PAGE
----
Climate scientists face a conundrum: To get their message out and conduct research, they often have to hop on a plane — but flying is exactly the sort of carbon-intensive behavior they discourage others from doing. And according to a new study from Indiana University, climate researchers lose credibility with their audience when they don’t follow their own advice.
That inconsistency is one that the general public is starting to notice. Shahzeen Attari, an author of the study, told Grist she was presenting on energy consumption a couple of years ago when an audience member asked her, “Hey, how did you come to the conference? Did you fly here?”
She was inspired to look into hypocrisy and how it changes the dynamic between climate experts and their audiences. Through two online surveys taken by almost 5,000 Americans, participants read a narrative about a researcher who offers advice on reducing personal energy use by flying less, conserving energy at home, and taking public transportation. The survey included one of several of statements about the researcher’s personal energy consumption. For example:
You later find out that the researcher flew across the country to the talk that you attended and that he/she regularly flies to lectures and conferences all over the world. Flying like this leads to increased negative climate impacts.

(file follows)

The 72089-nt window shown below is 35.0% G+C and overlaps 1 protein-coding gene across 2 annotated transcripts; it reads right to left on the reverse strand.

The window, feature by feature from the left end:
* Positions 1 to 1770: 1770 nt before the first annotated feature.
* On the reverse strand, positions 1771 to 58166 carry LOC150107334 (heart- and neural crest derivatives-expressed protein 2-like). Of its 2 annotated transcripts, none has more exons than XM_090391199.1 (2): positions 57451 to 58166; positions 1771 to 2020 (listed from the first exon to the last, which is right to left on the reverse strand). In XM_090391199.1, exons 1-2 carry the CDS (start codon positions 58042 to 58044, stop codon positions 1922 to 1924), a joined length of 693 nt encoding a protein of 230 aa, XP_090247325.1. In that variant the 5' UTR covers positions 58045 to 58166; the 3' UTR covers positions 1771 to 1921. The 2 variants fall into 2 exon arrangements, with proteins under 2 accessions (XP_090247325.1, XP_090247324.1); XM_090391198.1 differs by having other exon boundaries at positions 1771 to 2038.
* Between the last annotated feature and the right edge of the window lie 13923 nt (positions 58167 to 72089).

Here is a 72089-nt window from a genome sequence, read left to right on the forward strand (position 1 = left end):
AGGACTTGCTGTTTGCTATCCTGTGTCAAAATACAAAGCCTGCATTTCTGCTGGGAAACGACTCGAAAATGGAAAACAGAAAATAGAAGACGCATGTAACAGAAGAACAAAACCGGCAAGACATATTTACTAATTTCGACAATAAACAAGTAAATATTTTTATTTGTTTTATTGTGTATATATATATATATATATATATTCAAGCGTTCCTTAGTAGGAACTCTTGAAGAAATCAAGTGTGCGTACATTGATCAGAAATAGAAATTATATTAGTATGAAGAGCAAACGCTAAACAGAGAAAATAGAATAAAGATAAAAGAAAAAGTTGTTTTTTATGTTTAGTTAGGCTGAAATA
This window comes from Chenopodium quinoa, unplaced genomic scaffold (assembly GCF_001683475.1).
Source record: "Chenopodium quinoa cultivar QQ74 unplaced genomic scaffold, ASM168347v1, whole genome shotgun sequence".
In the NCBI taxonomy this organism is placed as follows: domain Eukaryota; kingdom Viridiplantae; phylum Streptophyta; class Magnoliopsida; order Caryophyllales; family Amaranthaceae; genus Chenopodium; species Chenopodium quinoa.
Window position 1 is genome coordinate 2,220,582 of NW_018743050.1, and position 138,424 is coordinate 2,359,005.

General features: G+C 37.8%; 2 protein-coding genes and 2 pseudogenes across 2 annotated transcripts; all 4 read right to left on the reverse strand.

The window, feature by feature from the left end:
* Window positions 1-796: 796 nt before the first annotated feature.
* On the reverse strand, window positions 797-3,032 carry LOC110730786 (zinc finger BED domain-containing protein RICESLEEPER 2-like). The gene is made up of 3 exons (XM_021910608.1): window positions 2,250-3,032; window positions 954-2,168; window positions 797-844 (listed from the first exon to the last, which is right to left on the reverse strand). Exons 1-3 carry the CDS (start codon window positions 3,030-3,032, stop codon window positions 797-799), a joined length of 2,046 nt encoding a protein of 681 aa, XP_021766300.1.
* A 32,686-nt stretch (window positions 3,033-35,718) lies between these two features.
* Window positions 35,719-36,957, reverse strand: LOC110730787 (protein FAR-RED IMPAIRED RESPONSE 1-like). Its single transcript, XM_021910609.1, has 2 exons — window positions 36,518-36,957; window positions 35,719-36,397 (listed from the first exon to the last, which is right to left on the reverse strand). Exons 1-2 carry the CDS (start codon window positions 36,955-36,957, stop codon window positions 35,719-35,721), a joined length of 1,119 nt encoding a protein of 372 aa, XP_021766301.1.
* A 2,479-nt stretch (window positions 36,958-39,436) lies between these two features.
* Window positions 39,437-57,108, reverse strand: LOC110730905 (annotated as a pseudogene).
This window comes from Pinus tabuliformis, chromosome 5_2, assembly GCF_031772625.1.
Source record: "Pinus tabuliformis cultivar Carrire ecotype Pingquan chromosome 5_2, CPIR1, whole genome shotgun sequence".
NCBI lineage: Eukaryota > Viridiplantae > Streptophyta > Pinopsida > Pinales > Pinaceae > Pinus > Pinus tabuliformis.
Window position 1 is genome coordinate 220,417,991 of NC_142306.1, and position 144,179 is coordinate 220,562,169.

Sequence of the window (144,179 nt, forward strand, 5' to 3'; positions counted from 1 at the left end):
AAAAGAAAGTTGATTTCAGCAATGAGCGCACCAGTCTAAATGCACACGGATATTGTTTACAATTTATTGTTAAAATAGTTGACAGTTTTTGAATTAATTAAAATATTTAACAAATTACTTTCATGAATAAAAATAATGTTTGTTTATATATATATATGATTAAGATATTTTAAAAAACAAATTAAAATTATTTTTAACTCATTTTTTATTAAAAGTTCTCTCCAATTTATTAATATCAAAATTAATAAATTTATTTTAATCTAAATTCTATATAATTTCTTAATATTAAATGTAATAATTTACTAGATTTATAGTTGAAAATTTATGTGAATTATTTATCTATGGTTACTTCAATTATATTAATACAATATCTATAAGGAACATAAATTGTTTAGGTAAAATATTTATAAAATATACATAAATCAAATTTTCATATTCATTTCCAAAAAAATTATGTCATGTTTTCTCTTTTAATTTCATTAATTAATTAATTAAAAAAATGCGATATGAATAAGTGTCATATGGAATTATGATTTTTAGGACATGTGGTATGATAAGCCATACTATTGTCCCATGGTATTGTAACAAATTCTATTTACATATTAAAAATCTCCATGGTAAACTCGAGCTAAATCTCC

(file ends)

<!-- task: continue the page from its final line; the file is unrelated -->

Then, the survey had participants rate the researcher’s credibility. When participants stated their own intentions to reduce energy use, their answers varied based on the researcher’s behavior. To put it simply: It turned out they were much more likely to take advice from someone who, well, takes their own advice.
But the effect wasn’t equally strong for all energy-consuming activities. According to the research, people are more forgiving of a climate scientist who flies often than one who lives in an enormous mansion. “If I live in a huge, gargantuan house … my credibility completely plummets,” Attari says. She suspects this is because people are more likely to understand that climate researchers are required to fly for work, while they have more choice over what they do at home.
Some climate researchers have started to limit their flights, but it’s really hard, Attari says. (Read the account of one climate scientist who decided not to fly.) During our interview, she admitted that she couldn’t talk very long since she had to catch a plane. “I know it’s ironic,” she said.
In a time where climate advocates like Leonardo DiCaprio and Al Gore have been lambasted for private-jet lifestyles, it shouldn’t come as a surprise that communicating with the public about climate change is a tricky business. Attari’s advice for climate experts: “Talk to your audience about your own carbon footprint and the ways you’ve been able to actually change it.”
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